The Hits of 1983: Looking Up

MTV and CDs


1983 was a year of incredible and history-making technological advances. The Motorola Company introduced the first mobile phones, distant ancestors of today's cell phones.  Challenger, the space shuttle, took its maiden voyage. ARPANET switched over to the internet protocol, which in one fell swoop created the foundation for the modern Internet. In the computer world, the IBM PC XT uppped the ante for power in home computers, and Microsoft introduced their typing (word processing) program called simply Word. Lotus 1-2-3 pioneered the spreadsheet, a very practical use for personal computers along with Word. On March 2, 1983, compact disc  players and compact discs (16 CBS Records titles) were made available in the US and in other markets. This historical release is usually seen as the "Big Bang" of the nascent digital audio revolution.
What happened in 1983's music?
MTV continued its growth and became the salvation of the music business with its promotional model. Other networks soon saw the wisdom of their approach and cloned MTV - like Friday Night Videos on a major network. Besides the compact disc and MTV, 1983 saw the growth of alternative rock, witnessed New Wave splintering into a multitude of sub-genres, and Bob Dylan emerging from his born-again chrysalis with Infidels. David Crosby was sentenced to 5 years in jail for drugs and weapons, a sad state of affairs for a hero of the peace and love generation of the 60s. Joe Strummer and Paul Simenon of the Clash took it upon themselves to fire Mick Jones, essentially ending the only band that ever mattered. U2 finally had a worldwide smash with their 3rd album War. And the long-form video was born with Michael Jackson's 14 minute long film for his song Thriller - MTV was already morphing into something else again.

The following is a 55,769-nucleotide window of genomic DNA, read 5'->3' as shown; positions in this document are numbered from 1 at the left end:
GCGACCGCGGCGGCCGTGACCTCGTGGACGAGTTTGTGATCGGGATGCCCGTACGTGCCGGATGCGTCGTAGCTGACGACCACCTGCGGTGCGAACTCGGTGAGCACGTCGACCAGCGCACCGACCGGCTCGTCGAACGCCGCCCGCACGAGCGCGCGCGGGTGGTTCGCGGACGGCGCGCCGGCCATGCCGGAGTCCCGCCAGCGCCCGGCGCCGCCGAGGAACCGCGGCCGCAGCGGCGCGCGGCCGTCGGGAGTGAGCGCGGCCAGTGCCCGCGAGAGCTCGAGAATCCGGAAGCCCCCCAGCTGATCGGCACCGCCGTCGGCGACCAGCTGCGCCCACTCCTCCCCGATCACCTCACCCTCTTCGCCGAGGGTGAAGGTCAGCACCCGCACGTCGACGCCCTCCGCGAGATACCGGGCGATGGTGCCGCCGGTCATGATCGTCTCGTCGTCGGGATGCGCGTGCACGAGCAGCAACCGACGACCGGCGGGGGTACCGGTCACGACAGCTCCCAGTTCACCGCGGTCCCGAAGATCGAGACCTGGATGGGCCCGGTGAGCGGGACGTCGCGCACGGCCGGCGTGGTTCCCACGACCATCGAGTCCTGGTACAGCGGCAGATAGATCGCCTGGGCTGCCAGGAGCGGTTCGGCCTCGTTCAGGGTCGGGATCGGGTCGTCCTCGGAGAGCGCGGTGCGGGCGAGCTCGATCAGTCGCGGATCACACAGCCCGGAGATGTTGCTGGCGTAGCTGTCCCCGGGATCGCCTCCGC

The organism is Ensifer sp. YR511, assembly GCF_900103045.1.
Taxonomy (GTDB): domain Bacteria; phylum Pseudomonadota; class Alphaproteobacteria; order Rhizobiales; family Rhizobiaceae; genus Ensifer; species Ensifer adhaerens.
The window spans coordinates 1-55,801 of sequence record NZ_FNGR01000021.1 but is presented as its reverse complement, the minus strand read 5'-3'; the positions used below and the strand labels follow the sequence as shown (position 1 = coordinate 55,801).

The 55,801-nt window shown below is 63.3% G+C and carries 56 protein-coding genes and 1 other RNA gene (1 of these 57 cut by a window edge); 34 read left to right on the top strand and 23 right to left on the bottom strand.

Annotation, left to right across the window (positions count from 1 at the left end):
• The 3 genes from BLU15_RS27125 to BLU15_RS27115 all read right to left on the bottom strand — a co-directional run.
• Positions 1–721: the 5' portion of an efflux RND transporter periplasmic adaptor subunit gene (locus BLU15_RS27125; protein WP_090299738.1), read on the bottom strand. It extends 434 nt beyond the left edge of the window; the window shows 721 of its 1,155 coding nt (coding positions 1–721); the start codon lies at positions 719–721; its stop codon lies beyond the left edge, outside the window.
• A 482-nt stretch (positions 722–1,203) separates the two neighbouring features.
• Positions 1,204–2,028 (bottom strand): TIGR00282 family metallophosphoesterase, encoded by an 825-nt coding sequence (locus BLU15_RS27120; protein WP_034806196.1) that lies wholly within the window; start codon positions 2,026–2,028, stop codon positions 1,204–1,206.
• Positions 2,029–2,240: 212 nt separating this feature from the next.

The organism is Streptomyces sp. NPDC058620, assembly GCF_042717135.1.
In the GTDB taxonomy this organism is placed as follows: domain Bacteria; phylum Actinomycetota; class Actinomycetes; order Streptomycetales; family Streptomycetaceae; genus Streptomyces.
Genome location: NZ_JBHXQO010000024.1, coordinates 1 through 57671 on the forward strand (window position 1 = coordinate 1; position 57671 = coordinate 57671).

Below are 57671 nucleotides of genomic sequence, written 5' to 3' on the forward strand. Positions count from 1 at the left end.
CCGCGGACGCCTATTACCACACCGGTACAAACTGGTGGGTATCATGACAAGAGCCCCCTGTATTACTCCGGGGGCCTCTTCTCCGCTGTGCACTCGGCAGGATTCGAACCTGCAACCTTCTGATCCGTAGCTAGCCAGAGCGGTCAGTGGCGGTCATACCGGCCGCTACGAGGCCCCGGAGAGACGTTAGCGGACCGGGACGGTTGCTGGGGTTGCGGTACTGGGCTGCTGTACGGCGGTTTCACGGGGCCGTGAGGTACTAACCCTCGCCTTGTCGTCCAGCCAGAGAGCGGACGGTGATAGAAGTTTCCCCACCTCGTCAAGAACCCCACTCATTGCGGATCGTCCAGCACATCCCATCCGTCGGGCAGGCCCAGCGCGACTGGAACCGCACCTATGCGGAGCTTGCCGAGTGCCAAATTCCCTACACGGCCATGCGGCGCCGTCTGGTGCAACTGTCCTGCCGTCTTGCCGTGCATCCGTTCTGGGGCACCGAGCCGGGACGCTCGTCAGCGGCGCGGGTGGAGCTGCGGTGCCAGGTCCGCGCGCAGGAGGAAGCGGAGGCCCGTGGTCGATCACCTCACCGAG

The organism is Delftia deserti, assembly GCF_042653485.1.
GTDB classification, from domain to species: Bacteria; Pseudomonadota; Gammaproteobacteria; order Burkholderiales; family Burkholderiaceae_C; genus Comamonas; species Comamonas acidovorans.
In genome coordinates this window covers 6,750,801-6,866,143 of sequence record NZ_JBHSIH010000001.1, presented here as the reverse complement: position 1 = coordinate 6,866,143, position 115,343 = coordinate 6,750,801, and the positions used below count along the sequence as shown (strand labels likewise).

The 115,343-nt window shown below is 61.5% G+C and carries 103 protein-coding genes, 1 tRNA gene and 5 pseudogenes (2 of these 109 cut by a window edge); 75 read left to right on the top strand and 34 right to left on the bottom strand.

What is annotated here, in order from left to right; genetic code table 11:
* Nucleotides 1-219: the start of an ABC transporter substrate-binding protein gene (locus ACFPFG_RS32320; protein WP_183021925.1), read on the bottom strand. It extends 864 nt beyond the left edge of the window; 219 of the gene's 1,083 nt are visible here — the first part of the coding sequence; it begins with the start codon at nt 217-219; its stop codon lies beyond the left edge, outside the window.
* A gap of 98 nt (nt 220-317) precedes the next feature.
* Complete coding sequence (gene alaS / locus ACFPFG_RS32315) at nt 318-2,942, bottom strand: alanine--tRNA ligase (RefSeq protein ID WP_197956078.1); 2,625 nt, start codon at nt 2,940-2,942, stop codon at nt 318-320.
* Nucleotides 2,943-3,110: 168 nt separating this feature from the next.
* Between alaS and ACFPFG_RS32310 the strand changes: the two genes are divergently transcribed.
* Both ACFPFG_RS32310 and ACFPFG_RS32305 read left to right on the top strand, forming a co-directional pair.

Top 5 Hits Worldwide
The hits of 1983 once again showed the progress that rock had made since the terrible disco years of the late 70s. Well, there was one exception of sorts, but it looked pretty good overall. Micael Jackson's Billie Jean, Karma Chameleon by Culture Club, Bowie's Let's Dance, Every Breath You Take by the Police, and Flashdance theme by Irene Cara. Some dance tunes to be sure, but nothing like the reign of disco. And that guitar player on Let's Dance would soon become familiar to all - Stevie Ray Vaughan's first album was released later in the year.
Debuts galore
First albums in 1983 were some of the greats. Also, some of the first alternative rock classics were issued - REM's Murmur, the Violent Femmes, The Waterboys, and many others. Artists who would make MTV the worldwide smash that it became released their debuts - Madonna, Cyndi Lauper, Wham!, Big Country, and the Smiths (a single) were all released into the ocean of the music business and MTV this year, and most of them survived.
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The Compact Disc
At first, we didn't know what to make of this new shiny thing. Was it all a clever ruse by the music biz to make us all buy the same music again in a different format? While manufacturers were calling the cd "perfect sound, forever," critics were saying that digital sound had a glare and coldness that we didn't have with our old standbys, LPs and analog sound. The first CDs were hastily made from second-generation masters with incorrect equalization, compounding the problems. But like it or not, the compact disc was the new way to listen to music, and the digital revolution was in full swing. We would soon learn to love it.


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